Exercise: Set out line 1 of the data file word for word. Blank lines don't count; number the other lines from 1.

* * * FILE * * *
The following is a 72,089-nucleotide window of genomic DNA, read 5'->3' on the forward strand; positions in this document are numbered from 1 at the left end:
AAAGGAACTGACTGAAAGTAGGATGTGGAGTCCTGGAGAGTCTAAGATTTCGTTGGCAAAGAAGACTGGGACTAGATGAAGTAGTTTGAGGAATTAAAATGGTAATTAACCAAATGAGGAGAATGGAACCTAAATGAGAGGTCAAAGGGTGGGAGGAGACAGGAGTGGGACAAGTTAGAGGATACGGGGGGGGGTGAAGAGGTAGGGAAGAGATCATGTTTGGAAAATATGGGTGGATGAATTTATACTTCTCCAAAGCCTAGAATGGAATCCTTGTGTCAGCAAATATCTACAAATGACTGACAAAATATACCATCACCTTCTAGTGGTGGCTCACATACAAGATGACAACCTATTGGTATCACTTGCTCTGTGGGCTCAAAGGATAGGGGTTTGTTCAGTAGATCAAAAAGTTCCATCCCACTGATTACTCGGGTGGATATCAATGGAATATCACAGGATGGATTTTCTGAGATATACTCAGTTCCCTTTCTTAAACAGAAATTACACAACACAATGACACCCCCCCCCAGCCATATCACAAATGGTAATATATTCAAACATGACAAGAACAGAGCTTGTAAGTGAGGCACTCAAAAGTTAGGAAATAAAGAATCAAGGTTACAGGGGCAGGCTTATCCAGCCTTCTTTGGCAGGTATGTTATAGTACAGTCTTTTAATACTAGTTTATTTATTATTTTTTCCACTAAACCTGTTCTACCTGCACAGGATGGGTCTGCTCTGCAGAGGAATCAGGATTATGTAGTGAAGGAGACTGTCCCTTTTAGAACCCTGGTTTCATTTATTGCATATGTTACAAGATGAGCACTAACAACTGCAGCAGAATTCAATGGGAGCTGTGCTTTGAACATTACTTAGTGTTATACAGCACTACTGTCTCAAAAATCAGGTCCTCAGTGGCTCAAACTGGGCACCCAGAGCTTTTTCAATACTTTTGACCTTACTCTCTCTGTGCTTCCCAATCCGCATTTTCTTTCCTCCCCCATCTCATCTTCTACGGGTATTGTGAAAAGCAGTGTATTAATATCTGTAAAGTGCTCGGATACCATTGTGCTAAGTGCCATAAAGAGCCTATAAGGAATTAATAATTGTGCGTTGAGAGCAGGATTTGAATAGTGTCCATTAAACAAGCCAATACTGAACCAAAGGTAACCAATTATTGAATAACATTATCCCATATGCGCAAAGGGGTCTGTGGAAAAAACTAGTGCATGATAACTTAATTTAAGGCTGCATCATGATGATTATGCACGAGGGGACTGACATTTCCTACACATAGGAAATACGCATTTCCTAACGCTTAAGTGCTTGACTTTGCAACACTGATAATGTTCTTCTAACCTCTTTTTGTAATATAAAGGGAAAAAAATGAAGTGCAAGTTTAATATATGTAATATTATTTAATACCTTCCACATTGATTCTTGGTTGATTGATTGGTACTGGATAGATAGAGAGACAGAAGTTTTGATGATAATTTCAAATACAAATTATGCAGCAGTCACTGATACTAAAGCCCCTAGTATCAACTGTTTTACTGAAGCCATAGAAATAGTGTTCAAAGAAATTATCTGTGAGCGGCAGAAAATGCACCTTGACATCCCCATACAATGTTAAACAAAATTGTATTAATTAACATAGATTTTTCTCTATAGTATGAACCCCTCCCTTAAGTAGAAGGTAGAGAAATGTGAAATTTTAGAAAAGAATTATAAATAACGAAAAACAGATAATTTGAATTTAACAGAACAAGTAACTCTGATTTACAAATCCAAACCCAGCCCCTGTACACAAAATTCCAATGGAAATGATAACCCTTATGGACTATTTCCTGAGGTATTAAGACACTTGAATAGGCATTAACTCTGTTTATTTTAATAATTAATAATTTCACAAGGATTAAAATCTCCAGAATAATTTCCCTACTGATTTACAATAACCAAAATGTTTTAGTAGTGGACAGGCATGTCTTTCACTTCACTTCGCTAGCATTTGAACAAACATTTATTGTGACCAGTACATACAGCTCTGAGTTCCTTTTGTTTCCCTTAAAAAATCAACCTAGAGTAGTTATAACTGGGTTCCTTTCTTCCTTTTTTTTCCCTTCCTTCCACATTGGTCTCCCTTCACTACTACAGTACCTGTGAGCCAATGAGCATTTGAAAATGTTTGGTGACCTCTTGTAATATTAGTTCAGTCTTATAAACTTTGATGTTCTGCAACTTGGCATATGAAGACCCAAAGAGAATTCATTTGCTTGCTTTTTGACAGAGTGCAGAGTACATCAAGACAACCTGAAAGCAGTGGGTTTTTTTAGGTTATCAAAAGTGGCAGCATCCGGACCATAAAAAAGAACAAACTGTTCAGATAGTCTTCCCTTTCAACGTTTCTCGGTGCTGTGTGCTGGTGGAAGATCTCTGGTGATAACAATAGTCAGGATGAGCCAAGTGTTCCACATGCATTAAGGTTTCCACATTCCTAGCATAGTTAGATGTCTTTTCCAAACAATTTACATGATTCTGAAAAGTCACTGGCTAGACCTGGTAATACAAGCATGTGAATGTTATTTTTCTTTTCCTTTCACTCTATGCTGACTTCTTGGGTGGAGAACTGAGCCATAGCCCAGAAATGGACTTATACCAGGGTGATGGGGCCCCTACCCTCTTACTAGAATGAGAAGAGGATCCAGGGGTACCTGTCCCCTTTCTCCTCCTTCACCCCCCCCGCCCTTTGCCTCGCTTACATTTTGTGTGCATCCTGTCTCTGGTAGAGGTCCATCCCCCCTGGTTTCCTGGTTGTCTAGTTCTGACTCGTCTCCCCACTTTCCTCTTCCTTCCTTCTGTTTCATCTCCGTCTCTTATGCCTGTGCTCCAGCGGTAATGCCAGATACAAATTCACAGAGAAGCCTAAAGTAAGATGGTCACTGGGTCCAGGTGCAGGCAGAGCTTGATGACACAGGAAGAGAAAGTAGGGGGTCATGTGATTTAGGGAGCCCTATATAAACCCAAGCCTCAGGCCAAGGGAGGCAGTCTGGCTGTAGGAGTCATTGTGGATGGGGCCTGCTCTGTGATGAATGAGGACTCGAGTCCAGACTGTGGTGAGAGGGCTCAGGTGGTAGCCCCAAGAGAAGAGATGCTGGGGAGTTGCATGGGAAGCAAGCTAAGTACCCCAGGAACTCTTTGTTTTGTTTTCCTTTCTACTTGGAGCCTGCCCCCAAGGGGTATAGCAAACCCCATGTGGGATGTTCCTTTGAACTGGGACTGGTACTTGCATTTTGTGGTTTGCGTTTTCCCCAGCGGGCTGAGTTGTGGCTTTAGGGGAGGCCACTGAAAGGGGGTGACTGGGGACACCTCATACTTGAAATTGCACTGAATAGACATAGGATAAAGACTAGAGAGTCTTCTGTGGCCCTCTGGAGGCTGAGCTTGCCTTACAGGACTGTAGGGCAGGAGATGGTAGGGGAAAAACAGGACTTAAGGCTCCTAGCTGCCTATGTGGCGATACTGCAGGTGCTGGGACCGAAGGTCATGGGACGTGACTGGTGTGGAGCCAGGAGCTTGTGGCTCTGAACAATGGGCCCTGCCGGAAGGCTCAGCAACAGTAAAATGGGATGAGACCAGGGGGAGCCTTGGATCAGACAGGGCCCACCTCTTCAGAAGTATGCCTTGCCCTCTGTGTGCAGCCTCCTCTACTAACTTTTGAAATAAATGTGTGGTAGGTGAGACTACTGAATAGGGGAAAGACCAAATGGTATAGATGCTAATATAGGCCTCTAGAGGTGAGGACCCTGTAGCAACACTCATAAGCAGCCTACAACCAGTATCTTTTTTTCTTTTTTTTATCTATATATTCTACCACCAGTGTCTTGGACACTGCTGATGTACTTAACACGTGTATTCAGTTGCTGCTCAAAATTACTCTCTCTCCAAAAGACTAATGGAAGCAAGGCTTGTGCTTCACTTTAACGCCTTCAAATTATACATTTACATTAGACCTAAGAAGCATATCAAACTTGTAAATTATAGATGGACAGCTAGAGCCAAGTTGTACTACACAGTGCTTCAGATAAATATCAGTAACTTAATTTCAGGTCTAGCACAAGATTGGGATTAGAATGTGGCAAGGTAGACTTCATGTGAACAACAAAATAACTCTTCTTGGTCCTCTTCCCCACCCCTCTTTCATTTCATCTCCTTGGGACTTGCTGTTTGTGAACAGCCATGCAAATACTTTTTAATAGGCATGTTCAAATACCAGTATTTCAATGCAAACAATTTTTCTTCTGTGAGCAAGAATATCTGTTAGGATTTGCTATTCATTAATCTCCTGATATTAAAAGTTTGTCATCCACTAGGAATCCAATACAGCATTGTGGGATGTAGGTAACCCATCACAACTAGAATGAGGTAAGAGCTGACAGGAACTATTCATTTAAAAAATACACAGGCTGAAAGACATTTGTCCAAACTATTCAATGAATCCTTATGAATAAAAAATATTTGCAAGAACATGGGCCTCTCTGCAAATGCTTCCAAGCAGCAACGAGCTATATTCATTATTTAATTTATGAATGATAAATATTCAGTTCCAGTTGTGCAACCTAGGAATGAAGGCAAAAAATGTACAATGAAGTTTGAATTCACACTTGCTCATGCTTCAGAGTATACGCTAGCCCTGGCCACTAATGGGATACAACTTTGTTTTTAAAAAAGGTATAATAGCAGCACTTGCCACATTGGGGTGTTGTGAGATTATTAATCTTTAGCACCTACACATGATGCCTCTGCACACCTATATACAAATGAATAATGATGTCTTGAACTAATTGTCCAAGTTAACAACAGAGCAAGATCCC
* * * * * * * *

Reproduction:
The following is a 72,089-nucleotide window of genomic DNA, read 5'->3' on the forward strand; positions in this document are numbered from 1 at the left end: